Monday, January 30, 2012

Groups, Thinking and Groupthinking

We Need Time Alone and Time Together to Be Effective
Several former students from my Strategic Communication class at NYU sent me an article from The New York Times recently. (I already read it but remain so appreciative that they thought of me.) “The Rise of the New Groupthink,” written by Susan Cain, caught their eyes because we had a deep discussion about the groupthink phenomenon. Unfortunately, the article didn’t capture the real essence of groupthink nor did it mention who coined the term.

Groupthink is not just thinking in groups. Dr. Irving L. Janis, as a research psychologist at Yale in 1971, said it’s “a mode of thinking that people engage in when they are deeply involved in a cohesive in-group, when the members’ striving for unanimity overrides their motivation to realistically appraise alternative courses of action.”

While it’s important for teams to feel and be cohesive, it’s our mutual responsibility to confront bad or negative behaviors. Too often, team members try to please one another; they don’t want to “rock the boat.” What’s most important to them is to be perceived as team players and to retain their membership or standing in the group. But groups that can’t challenge themselves can seriously threaten (and in some cases destroy) the groups’ very goals and principles. (The examples are too numerous to mention but one of the most extensively studied were the groupthink decisions that led to the loss of the space shuttle Challenger and her crew.)

Janus identified eight characteristics of groupthink:
  • Illusion of Invulnerability: A belief that any decision reached will be successful. (How can we lose? We’re too big, too important to fail.)
  • Belief in the Inherent Morality of the Group: A belief in the righteousness of the decision. (God is on our side!)
  • Rationalization: Objections are overshadowed by perceived negative reactions. (No one will notice or care. It’ll work because it’s always worked.)
  • Stereotypes of Out-Groups: Falsely characterizing another group. (It’s the media that’s giving us a bad name!)
  • Self-Censorship: What we commit upon ourselves in the guise of group loyalty, team spirit or adherence to company policy. (I should have said something, but…)
  •  Direct Pressure: Dissent is presumed to be disloyal or counter to the group’s interests. (If you’re not with us, you’re against us.)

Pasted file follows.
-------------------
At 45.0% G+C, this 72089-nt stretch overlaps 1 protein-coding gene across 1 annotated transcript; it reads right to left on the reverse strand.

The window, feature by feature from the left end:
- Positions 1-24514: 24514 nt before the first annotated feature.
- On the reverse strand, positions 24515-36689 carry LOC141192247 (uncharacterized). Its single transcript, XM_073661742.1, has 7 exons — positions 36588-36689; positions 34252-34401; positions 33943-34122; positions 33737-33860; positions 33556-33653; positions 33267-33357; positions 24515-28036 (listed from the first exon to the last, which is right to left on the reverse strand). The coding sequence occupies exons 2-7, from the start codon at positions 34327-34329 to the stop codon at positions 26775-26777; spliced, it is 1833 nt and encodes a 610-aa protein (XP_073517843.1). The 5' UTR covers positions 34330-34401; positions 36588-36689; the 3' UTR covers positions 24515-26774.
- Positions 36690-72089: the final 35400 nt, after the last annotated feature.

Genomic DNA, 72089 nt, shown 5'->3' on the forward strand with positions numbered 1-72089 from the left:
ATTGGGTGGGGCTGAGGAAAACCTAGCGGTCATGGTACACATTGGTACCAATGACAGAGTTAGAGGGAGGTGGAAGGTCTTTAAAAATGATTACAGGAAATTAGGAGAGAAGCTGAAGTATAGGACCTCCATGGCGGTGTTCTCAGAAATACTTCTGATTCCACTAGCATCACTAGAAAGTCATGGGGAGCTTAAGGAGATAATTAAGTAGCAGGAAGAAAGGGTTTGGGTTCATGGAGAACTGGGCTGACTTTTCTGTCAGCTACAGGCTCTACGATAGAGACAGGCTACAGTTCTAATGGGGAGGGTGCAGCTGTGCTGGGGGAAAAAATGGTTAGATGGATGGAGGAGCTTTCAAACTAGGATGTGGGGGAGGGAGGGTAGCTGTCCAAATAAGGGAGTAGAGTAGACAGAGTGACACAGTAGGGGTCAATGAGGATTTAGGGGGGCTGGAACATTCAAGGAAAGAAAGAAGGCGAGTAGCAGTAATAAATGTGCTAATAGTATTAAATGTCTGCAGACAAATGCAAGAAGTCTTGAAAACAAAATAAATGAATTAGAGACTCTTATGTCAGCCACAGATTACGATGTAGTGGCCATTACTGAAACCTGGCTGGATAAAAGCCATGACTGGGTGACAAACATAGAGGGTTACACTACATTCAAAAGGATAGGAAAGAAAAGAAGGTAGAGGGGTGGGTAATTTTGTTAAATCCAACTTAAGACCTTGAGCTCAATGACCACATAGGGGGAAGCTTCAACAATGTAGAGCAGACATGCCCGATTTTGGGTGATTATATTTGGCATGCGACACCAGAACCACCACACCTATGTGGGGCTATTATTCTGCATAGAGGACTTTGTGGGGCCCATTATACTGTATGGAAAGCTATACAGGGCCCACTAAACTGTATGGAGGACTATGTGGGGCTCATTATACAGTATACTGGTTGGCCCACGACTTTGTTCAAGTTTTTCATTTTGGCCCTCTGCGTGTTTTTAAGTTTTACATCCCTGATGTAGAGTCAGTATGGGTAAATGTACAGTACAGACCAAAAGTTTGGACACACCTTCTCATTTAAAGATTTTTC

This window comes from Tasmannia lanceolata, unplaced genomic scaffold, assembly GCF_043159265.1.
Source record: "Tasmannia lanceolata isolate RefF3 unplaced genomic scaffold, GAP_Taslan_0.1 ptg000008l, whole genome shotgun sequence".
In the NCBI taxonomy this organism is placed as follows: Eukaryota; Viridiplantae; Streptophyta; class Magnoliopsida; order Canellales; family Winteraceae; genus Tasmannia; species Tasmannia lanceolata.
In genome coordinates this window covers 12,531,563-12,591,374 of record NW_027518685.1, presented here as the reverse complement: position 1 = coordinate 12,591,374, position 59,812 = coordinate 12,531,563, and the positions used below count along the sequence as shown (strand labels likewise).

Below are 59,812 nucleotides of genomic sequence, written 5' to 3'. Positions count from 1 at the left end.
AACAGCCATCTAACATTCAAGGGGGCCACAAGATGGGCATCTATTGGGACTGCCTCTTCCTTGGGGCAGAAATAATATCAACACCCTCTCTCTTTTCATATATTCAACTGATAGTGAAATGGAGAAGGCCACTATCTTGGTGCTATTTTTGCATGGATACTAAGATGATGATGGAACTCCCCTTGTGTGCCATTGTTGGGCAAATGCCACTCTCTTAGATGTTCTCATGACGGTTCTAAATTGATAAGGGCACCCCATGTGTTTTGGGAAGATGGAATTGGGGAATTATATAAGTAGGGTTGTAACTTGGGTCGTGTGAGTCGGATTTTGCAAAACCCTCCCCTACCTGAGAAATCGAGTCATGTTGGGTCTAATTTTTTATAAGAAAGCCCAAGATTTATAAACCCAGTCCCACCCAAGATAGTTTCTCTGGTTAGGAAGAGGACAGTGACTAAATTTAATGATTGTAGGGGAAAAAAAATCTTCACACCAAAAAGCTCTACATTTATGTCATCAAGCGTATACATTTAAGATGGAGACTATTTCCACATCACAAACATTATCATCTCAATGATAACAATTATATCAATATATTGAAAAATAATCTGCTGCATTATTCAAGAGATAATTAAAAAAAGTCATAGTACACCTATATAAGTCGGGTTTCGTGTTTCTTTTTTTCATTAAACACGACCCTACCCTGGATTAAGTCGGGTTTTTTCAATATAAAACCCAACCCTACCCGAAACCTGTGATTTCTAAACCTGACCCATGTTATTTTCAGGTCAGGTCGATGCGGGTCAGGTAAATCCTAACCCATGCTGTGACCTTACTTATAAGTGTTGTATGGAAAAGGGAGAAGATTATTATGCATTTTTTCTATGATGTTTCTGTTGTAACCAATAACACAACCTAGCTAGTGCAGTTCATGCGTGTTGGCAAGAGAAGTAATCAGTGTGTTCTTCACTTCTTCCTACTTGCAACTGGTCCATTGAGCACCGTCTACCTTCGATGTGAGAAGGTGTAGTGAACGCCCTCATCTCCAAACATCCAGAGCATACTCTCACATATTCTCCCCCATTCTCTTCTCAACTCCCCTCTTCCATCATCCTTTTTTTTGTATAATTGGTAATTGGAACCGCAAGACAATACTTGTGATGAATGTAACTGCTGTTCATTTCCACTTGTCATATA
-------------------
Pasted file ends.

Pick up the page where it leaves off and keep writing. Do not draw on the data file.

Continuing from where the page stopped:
•  Mindguards: Data, facts, opinions kept deliberately away from the group. (Oh well, you already made up your mind anyway.)
  •  Illusion of Unanimity: As drawbacks are downplayed and the inevitability of the decision is reinforced, the group coalesces around the decision. (We have to make this happen, we have no choice – so we’re good to go, right?)
In her NYT article, Ms. Cain posits that we’re crushing creativity by teaching in classroom “pods” (where desks are arranged together) and working in open-plan offices. (Yes, it is nice to be able to close the door every now and then.) When referring to brainstorming new ideas she says, “People in groups tend to sit back and let others do the work; they instinctively mimic others’ opinions and lose sight of their own; and, often succumb to peer pressure.” And quoting Steve Wozniak of Apple fame: “Work alone... Not on a committee. Not on a team.”

Of course we need time and solitude to think. That's a "no brainer." (I couldn't resist.) I’m a big advocate of carving out some amount of time every day to ponder. More connections form in our brains when we think habitually. (More on this in the previous article, "A Creative New Year's Resolution.) So, generating ideas on your own is great. I’m all for it. But ideation, like just about everything else in life, requires balance. In this case, it's balancing time alone and time together. Refining and enhancing ideas through collaboration and gaining the buy-in of the group are essential elements in any organization and in any business. Indeed, the team concept isn’t at fault; it’s the team dynamic that can lead to trouble.

Janus offers us some help here, too, with some methods to avoid the effects of groupthink: 
  • Keep an Open Climate: Keep the discussion free of judgmental attitudes and accept divergent thinking.
  • Avoid the Isolation of the Group: Frame the issue/problem from different points of view; bring in outside opinion/experts.
  • Allow Critical Evaluation: Grant power to assail the “sacred cows” and challenge areas outside one’s expertise.
  • Avoid Being Too Directive: Allow the group it’s own space – leaders don’t need to be present for every meeting.
Ms. Cain concludes by acknowledging that collaboration is crucial, at least in some spheres. “The problems we face in science, economics and many other fields are more complex than ever before, and we’ll need to stand on one another’s shoulders if we can possibly hope to solve them.” My belief is that “many other fields” is more likely most, if not all of them.

Between blog posts, I invite you to follow me @pauloestreicher.

Friday, January 6, 2012

A Creative New Year's Resolution

This article first appeared in the MENG (Marketing Executives Networking Group) Blend.

How many times have you heard it? “Tell me something I don’t know.” “Give me your best creative ideas.” “I want a concept that people will be talking about.”